The key, I think, is that putting these two together helps to add some depth to both characters. Before “Amazon Women,” Kid had been entirely defined by his interactions with Zapp. Even the few times he was given a chance to speak away from Brannigan’s blather, the only thing he was ever able to talk about was Zapp; just the act of trading one obsession for the other makes him at least twice as interesting as he was before (look, it’s math, you do the work), and the fact that it’s Amy he falls for makes him more likable than he’s ever been in the past. Earlier episodes gave us a withering Kif, a bitter Kif, a sarcastic Kif, a desperate Kif, but here we get a nervous, lovelorn Kif, and that makes him seem less like a walking punchline, and more like a sentient being with hopes and desires. And while Amy has been pretty well defined by this point, her attraction to Kif adds just a little more.
Kif’s efforts to woo Amy (he’s been calling her for months, unable to do more than dial and breathe) lead to Zapp offering his help, and that leads to Kif doing some stupid things to create a temporary conflict that will serve as the episode’s emotional arc. That Zapp is terrible at wooing women isn’t exactly a surprise, but Kif’s blind faith in a man he clearly knows is an idiot is a bit contrived. You could argue it plays into the their dynamic—Kif is constantly rolling his eyes and sighing at Zapp’s commands, but he still obeys all of them. But his behavior here (following all of Zapp’s advice, and even being dumb enough to try and use some of Zapp’s pick-up lines on Amy) is more like the behavior of someone who honestly doesn’t realize his mentor is a jackass. It works because it’s funny and because it doesn’t last that long, but the whole thing reeks of writers needing to find some excuse to keep Kif and Amy apart until the story’s climax.
Okay, so date night goes horribly, and Zapp crashes the restaurant into Amazonia (which just sort of happens; one of the things that makes Zapp useful as a character is that it isn’t hard to justify just about any behavior from him, but that can be a crutch), which gets us to the story’s big hook: the titular Amazon women in the aforementioned “mood.” There’s a definite Star Trek vibe to all of this, right down to the giant talking computer that runs the whole show. Bender even defeats the computer—which is actually a fembot voiced by Bea Arthur pretending to be a computer—by seducing her. Captain Kirk would be proud.
Once the Amazonians are revealed, the plot quickly shifts into “battle of the sexes” territory, with the giant women describing their all-lady society, and Zapp, Fry, and Bender (the latter two having also crashed on the planet in their efforts to save Leela and the others) being sarcastic in the background. It’s a joke that’s not quite as funny as the writers seems to think it is, mainly because the concept of “womanhood” is so narrow, but it works okay because the ridiculousness of the situation is front and center throughout. There’s no real sense of anyone involved trying to make a serious satirical point about the differences between genders, or at least, I hope there isn’t. Instead, both sides are slightly exaggerated stereotypes, with the women inevitably coming out looking better than the men.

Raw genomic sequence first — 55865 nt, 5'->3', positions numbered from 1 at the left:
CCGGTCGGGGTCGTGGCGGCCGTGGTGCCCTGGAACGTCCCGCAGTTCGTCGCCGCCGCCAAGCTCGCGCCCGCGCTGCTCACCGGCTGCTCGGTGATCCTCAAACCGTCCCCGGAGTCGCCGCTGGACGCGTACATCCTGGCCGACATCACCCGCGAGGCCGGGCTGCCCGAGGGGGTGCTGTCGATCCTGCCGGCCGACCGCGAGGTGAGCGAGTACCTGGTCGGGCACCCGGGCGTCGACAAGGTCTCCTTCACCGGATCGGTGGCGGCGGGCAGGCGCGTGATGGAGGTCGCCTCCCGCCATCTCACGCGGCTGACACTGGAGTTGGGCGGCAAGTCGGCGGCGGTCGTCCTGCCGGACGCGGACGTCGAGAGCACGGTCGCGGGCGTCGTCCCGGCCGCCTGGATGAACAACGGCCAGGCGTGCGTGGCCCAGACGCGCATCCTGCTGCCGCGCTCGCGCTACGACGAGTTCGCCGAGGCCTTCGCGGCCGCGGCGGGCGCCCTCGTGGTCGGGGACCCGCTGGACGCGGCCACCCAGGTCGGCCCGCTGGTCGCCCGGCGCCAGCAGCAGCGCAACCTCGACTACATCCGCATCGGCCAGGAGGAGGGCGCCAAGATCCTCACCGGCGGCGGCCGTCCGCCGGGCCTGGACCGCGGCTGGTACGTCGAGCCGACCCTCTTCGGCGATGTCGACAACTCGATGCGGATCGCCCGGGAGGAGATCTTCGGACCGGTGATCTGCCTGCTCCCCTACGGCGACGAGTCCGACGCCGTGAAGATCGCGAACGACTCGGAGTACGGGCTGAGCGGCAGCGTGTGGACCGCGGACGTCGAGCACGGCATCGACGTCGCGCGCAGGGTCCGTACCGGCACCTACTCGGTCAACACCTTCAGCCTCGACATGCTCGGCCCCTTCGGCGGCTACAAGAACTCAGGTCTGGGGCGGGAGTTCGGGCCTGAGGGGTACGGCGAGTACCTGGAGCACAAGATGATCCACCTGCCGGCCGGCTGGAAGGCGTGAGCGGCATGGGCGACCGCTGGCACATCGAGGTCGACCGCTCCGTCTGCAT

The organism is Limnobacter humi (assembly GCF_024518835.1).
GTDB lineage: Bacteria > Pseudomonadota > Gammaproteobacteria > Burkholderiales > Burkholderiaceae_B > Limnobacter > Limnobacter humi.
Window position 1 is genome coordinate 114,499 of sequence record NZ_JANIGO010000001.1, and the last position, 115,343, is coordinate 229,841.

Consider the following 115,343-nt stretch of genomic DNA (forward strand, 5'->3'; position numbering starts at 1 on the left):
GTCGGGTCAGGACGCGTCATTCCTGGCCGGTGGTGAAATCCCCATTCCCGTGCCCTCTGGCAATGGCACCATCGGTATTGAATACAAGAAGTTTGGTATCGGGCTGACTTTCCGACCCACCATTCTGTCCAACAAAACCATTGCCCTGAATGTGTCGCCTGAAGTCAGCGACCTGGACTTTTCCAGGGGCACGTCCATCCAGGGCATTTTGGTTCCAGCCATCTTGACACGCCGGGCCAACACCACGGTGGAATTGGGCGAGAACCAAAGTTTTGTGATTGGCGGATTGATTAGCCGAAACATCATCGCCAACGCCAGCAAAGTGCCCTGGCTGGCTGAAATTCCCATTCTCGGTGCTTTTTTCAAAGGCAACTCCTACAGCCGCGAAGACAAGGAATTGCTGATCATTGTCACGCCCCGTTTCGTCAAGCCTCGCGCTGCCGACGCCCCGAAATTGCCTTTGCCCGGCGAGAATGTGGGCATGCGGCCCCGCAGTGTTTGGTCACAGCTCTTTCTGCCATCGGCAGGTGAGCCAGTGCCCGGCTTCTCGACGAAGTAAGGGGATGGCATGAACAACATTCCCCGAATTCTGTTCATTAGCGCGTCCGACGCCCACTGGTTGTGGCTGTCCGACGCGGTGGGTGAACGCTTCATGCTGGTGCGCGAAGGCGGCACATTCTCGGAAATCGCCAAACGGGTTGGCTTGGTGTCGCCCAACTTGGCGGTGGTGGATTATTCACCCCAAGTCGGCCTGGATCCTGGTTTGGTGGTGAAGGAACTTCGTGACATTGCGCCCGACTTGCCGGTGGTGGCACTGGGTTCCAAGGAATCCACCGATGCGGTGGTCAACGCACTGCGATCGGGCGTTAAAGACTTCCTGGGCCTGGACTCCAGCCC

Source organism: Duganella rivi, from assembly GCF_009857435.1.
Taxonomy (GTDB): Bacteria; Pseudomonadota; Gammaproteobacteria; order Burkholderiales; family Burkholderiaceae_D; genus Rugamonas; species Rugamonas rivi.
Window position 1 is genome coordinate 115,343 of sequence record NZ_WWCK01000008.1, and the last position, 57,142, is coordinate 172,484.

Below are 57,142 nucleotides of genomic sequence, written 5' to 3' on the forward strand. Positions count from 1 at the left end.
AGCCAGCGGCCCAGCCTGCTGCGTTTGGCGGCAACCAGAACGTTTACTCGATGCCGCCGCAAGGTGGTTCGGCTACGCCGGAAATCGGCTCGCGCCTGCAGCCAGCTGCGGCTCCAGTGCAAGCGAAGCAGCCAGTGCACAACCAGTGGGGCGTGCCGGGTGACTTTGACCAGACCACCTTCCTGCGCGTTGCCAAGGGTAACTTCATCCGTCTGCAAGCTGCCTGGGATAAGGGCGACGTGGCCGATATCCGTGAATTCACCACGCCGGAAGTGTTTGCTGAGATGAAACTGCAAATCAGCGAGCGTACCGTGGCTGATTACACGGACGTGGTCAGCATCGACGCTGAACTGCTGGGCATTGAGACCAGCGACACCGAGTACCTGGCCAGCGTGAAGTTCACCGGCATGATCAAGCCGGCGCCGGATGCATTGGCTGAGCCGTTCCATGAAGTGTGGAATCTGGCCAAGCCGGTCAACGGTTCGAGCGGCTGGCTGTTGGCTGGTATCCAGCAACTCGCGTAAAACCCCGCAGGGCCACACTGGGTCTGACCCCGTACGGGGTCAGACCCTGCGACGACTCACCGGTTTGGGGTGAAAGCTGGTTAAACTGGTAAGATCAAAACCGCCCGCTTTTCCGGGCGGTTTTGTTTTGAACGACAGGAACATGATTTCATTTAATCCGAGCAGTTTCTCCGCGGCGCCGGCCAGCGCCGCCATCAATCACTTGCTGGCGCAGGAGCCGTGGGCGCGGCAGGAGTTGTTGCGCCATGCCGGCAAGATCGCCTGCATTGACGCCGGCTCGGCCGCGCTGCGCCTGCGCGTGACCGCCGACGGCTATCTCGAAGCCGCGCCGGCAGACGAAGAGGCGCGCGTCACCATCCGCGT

The “Femputer” (which, again, is just a robot with Bea Arthur’s voice pretending to be a femputer) sentences Zapp, Fry, and Kif to death by snu-snu, which gives the episode another of its saving graces. Without being overly explicit, “Amazon Women” deals with some of those usually omitted practicalities mentioned above; namely that as fun as the fantasy would be, there’s something bone-crushing and dangerous about all that fuckery. Especially when the fantasy is 8 feet tall with muscles to match. The mixture of joy and agony that crosses over Zapp and Fry’s faces throughout the latter half of the entry is a consistently funny gag.
All that’s left, then, is for Amy to realize (thanks to a last minute confession from Kif) that Kif has real feelings for her, which inspires her to step and save him from an eager Amazonian. That leads to a final confrontation with the Femputer, which in turn leads to the discovery that Bender and the Fembot are canoodling behind the scenes. (Bender, inevitably, ignores her calls after their hook-up.) Amy’s heroism is a nice dash of authenticity in a relentlessly goofy half-hour of television, and while the end result isn’t as heartbreaking as Fry and Leela’s time to together in the previous episode, it still plays as something more than just a platform to hang jokes off of. Amy and Kif end up a couple, in spite of (or maybe even because of) his stammering. Also, Zapp and Fry had snu-snu. Happy endings all around.
- There’s also a secondary story about Zoidberg molting out of his shell, thinking of buying a new shell, and then ending up back in his old shell (which he mistakes for a new one). It’s so slight as to be more a C-plot than a B-plot, but Zoidberg’s delight along the way (and the sight of his grotesque shell-less body) sells it.
- “You win again, gravity!”—Zapp
- “Goodbye my friends. I never thought I’d die like this. But I really really, really hoped.”—Fry
- Before Amy takes over, Leela tries to do some ass-kicking to save the men. It goes poorly for her.